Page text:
Nancy Kay Grace

Seeing Grace Everyday

Wonder at Christmas

WordsforChristmas_WonderThe wonder of Christmas… twinkling lights, presents, sweet treats, family hugs, candle glow, music, programs, church services, baking, decorating, rushing, wrapping,….Oh no! I just crossed over from wonder into the chaos of Christmas.

Children reflect this wonder in their eyes,  amazed at the sights, sounds, and stories of the holiday. We get older and the routines of the season become work. We are responsible for making Christmas happen for our families, for making the celebration memorable.

If we’re not careful, somewhere in between the amazement of a child and the work of pulling it off as an adult, as sad thing happens.

We can lose the wonder of the season.

I can lose the wonder by getting caught up in the activities for preparation. I can take any project and make it complicated. Especially at Christmas with baking or crafts. My imagination runs ahead of my capability and I have to substitute one idea or ingredient for another. The finished project might be great, it takes longer than I thought and  I will ask myself “Why did I think this idea from Pinterest would work for me?”

Sometimes that is our primary wonder of Christmas: “Why did I think doing this __________(fill in the blank) was a good idea when it only brought more hassle?”

In many ways our culture has lost a sense wonder. Technology and special effects capture our minds, but we miss the wonder of God at work. We settle for the “been there, done that” attitude instead of beholding the wonder of God’s plan intersecting with humanity. It’s easy to sing the familiar Christmas carols without truly hearing the words.

Let’s slow down and focus on the wonder of Christmas.

Look at this Christmas card of a nativity:

Nativity Christmas card

It’s a common card with a typical manger scene.

But do you see wonder? The wonder of prophecies fulfilled for our plan of redemption? Have you read his name?

“For unto to us a child is born, unto us a son is given,and he will be called Wonderful, Counselor, Mighty God, Everlasting Father, Prince of Peace.”  Isaiah 9:6 NIV

Pause in wonder and worship at those descriptions of the newborn boy.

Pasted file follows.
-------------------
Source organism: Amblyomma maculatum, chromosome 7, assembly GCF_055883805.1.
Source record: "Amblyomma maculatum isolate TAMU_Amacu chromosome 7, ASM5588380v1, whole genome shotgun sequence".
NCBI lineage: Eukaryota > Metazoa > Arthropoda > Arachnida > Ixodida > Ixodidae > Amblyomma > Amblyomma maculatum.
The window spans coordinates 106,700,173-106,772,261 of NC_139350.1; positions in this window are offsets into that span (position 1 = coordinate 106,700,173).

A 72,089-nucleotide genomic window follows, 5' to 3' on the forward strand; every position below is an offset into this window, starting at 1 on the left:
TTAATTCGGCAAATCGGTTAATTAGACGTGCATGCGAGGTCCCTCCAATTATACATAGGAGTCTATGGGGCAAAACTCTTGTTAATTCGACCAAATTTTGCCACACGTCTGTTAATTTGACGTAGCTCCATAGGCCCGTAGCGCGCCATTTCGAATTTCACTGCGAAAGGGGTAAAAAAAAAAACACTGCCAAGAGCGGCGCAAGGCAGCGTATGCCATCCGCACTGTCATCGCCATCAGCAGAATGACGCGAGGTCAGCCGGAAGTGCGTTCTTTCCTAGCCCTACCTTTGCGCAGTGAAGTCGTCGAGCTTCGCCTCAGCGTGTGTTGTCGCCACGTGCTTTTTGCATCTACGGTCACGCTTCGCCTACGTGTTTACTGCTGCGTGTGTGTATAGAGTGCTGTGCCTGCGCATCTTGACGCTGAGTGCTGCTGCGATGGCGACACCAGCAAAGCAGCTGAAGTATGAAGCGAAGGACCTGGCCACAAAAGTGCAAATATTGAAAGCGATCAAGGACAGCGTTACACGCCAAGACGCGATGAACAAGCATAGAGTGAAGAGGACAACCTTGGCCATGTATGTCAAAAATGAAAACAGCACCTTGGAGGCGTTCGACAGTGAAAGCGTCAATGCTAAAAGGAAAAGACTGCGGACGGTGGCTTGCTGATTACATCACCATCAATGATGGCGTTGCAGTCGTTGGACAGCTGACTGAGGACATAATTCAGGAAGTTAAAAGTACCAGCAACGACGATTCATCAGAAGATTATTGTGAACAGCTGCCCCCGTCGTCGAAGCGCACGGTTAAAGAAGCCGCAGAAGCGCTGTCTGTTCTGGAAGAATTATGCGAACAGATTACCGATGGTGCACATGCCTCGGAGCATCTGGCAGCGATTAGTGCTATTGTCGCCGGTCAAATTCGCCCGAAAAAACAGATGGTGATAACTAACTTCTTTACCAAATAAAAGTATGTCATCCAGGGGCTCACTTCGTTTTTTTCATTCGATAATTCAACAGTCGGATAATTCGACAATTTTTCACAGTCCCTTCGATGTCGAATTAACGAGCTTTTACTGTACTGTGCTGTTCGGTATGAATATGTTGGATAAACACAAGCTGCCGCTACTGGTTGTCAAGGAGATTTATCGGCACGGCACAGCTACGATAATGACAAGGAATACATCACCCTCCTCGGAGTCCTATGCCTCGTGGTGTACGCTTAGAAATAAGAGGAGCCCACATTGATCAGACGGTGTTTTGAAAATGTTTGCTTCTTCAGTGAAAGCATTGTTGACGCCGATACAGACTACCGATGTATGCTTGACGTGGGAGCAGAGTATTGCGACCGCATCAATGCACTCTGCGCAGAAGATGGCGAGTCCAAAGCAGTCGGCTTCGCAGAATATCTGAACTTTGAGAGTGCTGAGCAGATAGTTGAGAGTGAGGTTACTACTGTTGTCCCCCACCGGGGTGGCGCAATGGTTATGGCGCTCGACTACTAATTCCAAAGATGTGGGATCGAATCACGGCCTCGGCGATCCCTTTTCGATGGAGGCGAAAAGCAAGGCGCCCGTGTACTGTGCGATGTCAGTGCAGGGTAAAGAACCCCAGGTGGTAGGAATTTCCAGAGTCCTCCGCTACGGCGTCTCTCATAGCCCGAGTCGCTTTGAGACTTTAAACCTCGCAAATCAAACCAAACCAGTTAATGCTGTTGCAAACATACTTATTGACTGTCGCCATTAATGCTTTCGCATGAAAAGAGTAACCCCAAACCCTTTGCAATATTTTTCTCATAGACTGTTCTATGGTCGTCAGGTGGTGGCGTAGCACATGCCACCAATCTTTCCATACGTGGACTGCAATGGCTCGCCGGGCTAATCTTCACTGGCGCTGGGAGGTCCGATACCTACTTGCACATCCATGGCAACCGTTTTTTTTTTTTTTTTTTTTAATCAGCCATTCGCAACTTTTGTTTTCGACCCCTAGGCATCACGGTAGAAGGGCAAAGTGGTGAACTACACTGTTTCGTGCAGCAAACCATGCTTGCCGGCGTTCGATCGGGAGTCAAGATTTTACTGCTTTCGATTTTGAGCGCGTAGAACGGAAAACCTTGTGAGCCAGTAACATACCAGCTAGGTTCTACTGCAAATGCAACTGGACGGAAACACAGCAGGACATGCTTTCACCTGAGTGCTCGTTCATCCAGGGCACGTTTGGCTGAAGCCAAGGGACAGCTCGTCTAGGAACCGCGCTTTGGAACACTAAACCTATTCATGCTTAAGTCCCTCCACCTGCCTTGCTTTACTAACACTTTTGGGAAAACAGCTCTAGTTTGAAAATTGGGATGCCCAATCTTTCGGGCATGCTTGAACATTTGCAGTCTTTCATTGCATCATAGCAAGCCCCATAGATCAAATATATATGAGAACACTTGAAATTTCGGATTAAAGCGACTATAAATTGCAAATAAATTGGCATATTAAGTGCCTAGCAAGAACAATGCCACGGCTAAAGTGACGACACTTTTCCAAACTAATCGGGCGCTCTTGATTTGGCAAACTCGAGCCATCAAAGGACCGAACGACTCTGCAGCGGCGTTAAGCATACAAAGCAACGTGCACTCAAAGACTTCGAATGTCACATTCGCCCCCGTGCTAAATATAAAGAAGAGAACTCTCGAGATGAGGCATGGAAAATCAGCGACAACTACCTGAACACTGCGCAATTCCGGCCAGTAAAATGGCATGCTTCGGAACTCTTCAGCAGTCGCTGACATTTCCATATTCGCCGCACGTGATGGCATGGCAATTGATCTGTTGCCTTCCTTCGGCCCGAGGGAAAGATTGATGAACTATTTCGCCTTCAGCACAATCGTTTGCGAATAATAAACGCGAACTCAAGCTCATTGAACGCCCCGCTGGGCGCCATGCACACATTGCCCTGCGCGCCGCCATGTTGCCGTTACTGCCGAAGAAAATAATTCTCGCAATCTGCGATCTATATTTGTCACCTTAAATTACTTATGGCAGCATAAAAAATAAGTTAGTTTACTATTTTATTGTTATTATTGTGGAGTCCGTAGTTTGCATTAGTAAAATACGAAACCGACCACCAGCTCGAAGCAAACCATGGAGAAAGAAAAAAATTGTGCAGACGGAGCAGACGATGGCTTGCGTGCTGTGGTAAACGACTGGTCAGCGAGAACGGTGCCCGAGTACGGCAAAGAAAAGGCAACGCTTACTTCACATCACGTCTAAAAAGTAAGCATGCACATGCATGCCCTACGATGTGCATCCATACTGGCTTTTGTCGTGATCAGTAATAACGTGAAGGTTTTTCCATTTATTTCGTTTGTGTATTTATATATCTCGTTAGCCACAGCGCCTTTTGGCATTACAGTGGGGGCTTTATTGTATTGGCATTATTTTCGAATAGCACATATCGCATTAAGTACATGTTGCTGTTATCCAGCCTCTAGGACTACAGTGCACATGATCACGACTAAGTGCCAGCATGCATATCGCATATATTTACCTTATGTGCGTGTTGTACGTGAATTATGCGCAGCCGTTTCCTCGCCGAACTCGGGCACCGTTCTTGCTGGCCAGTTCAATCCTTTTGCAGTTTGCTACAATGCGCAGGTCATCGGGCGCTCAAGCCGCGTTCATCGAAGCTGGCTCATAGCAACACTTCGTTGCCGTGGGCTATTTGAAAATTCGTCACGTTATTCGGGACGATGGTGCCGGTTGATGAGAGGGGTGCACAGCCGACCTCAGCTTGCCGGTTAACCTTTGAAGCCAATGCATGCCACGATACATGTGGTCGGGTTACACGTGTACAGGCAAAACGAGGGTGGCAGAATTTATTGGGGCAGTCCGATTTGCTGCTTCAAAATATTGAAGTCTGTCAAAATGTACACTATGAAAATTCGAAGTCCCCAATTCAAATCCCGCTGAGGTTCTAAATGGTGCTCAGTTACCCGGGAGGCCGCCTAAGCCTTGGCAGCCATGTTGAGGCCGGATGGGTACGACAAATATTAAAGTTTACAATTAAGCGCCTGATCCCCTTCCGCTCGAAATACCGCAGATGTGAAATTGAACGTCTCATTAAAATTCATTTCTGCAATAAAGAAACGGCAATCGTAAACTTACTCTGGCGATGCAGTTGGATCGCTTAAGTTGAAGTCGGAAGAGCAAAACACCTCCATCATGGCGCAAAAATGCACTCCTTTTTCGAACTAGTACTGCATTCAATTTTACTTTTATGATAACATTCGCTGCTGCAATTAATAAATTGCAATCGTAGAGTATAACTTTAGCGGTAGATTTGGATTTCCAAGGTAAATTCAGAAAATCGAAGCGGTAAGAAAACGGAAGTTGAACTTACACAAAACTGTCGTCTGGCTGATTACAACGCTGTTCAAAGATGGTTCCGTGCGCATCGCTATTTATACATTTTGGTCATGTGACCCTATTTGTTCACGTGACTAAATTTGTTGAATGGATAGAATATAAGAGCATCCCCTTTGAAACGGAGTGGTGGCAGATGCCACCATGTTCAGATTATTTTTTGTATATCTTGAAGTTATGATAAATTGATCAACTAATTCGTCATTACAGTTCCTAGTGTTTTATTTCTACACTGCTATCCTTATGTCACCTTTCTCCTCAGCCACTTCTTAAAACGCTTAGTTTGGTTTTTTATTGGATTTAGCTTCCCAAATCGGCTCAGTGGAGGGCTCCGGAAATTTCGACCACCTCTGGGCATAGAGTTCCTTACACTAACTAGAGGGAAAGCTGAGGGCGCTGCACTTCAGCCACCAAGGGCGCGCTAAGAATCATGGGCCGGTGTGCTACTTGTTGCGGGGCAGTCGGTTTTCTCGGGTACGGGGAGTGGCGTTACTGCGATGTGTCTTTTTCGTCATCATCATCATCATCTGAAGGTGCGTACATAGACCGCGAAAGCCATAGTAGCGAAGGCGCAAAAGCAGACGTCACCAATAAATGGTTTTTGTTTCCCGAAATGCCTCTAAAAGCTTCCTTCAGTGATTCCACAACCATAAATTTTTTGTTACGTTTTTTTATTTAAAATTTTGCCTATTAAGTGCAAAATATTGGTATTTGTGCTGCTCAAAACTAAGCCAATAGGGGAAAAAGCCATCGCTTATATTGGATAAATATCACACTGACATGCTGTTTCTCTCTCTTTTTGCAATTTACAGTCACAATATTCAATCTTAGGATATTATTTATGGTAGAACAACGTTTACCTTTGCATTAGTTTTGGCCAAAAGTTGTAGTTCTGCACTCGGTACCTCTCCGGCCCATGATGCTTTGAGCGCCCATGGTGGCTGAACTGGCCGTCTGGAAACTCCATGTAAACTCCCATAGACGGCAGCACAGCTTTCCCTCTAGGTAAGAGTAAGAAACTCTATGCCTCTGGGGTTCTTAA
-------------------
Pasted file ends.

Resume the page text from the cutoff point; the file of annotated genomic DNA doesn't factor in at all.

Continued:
His name is Wonder-ful. “Wonder” translates from a word meaning something uncommon or out of the ordinary. This isn’t just any baby.This is the Son of God, fully God and fully human.  But Jesus is called Wonder-ful. When was the last time you were amazed in wonder at the love of Jesus?

His name will be Counselor…Have you ever needed Jesus to be your wise, confidential advisor? The child we worship in the manger holds the consul of God from all eternity. We can approach Him in prayer for guidance.

The infant is Mighty God. It means “God-hero, warrior or champion.” He has the divine power as a mighty warrior. We can turn to Him as our defender and protector.

The babe in the manger is Everlasting Father. He longs to draw near to us and care for us, as a father does for his own child.

The child in Mary’s arms is the Prince of Peace because through His life, we are reconciled to God. In our personal relationship with Jesus, we can cast our cares upon Him in prayer. Then the Prince of peace arrives in our hearts.

The baby in the manger did not remain a child, but grew to become a man who served God’s purpose for our redemption.

It’s a mystery. I don’t fully understand it. But that doesn’t matter. I’m so thankful for the wonder of the God becoming one of us, of heaven’s love reaching down to save the world.

The song, “Here With Us” captures the wonder and mystery of Christmas.

Here With Us by Joy Williams Lyrics from Bob Faulkner on Vimeo.

As you enjoy the beauty of the season, may you keep the wonder of Christmas in your eyes and in your heart.


Next post in the blog series Words for Christmas: Expectations.

Previous posts: Prepare for ChristmasSimplicity in ChristmasChristmas Peace, Not Chaos

 

 

 

 

 

 

 

 


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2 Replies

  1. It is too easy to lose the wonder, isn’t it? Thanks for your comment!

  2. Wonderful post, Nancy! Thanks for the reminder to keep the “wonder” in Christmas.